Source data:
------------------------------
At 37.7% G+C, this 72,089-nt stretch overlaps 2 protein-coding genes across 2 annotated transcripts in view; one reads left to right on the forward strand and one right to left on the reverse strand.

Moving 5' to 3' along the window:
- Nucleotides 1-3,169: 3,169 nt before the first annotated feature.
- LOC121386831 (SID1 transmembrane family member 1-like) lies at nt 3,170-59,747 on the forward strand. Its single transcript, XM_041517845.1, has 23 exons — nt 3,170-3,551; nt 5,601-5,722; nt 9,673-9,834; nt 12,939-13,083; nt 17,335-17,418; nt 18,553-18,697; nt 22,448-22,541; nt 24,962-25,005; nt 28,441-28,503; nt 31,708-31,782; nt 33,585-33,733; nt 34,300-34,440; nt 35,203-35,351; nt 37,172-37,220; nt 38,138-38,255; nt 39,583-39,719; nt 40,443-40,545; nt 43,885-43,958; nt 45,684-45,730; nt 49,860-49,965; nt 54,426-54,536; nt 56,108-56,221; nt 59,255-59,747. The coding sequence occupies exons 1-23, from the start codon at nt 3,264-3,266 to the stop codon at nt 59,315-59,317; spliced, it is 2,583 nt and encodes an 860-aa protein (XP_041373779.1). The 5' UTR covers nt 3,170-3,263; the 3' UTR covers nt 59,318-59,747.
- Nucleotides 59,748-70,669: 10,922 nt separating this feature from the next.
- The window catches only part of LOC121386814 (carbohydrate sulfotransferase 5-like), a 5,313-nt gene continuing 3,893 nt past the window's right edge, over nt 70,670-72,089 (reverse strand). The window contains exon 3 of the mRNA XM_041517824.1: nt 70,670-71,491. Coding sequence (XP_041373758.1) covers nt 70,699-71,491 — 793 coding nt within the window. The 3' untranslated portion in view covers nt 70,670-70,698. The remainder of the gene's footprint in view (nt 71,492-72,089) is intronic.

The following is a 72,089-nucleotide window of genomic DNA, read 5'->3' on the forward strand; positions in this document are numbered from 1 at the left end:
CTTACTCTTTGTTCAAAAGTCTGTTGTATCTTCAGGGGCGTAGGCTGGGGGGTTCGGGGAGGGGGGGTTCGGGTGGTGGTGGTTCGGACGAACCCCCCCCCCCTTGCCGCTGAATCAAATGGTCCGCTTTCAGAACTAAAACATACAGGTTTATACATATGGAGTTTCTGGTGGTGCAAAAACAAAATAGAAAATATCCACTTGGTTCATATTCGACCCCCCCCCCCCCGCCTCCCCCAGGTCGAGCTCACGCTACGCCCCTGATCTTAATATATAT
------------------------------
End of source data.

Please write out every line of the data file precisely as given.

At 37.7% G+C, this 72,089-nt stretch overlaps 2 protein-coding genes across 2 annotated transcripts in view; one reads left to right on the forward strand and one right to left on the reverse strand.

Moving 5' to 3' along the window:
- Nucleotides 1-3,169: 3,169 nt before the first annotated feature.
- LOC121386831 (SID1 transmembrane family member 1-like) lies at nt 3,170-59,747 on the forward strand. Its single transcript, XM_041517845.1, has 23 exons — nt 3,170-3,551; nt 5,601-5,722; nt 9,673-9,834; nt 12,939-13,083; nt 17,335-17,418; nt 18,553-18,697; nt 22,448-22,541; nt 24,962-25,005; nt 28,441-28,503; nt 31,708-31,782; nt 33,585-33,733; nt 34,300-34,440; nt 35,203-35,351; nt 37,172-37,220; nt 38,138-38,255; nt 39,583-39,719; nt 40,443-40,545; nt 43,885-43,958; nt 45,684-45,730; nt 49,860-49,965; nt 54,426-54,536; nt 56,108-56,221; nt 59,255-59,747. The coding sequence occupies exons 1-23, from the start codon at nt 3,264-3,266 to the stop codon at nt 59,315-59,317; spliced, it is 2,583 nt and encodes an 860-aa protein (XP_041373779.1). The 5' UTR covers nt 3,170-3,263; the 3' UTR covers nt 59,318-59,747.
- Nucleotides 59,748-70,669: 10,922 nt separating this feature from the next.
- The window catches only part of LOC121386814 (carbohydrate sulfotransferase 5-like), a 5,313-nt gene continuing 3,893 nt past the window's right edge, over nt 70,670-72,089 (reverse strand). The window contains exon 3 of the mRNA XM_041517824.1: nt 70,670-71,491. Coding sequence (XP_041373758.1) covers nt 70,699-71,491 — 793 coding nt within the window. The 3' untranslated portion in view covers nt 70,670-70,698. The remainder of the gene's footprint in view (nt 71,492-72,089) is intronic.

The following is a 72,089-nucleotide window of genomic DNA, read 5'->3' on the forward strand; positions in this document are numbered from 1 at the left end:
CTTACTCTTTGTTCAAAAGTCTGTTGTATCTTCAGGGGCGTAGGCTGGGGGGTTCGGGGAGGGGGGGTTCGGGTGGTGGTGGTTCGGACGAACCCCCCCCCCCTTGCCGCTGAATCAAATGGTCCGCTTTCAGAACTAAAACATACAGGTTTATACATATGGAGTTTCTGGTGGTGCAAAAACAAAATAGAAAATATCCACTTGGTTCATATTCGACCCCCCCCCCCCCGCCTCCCCCAGGTCGAGCTCACGCTACGCCCCTGATCTTAATATATAT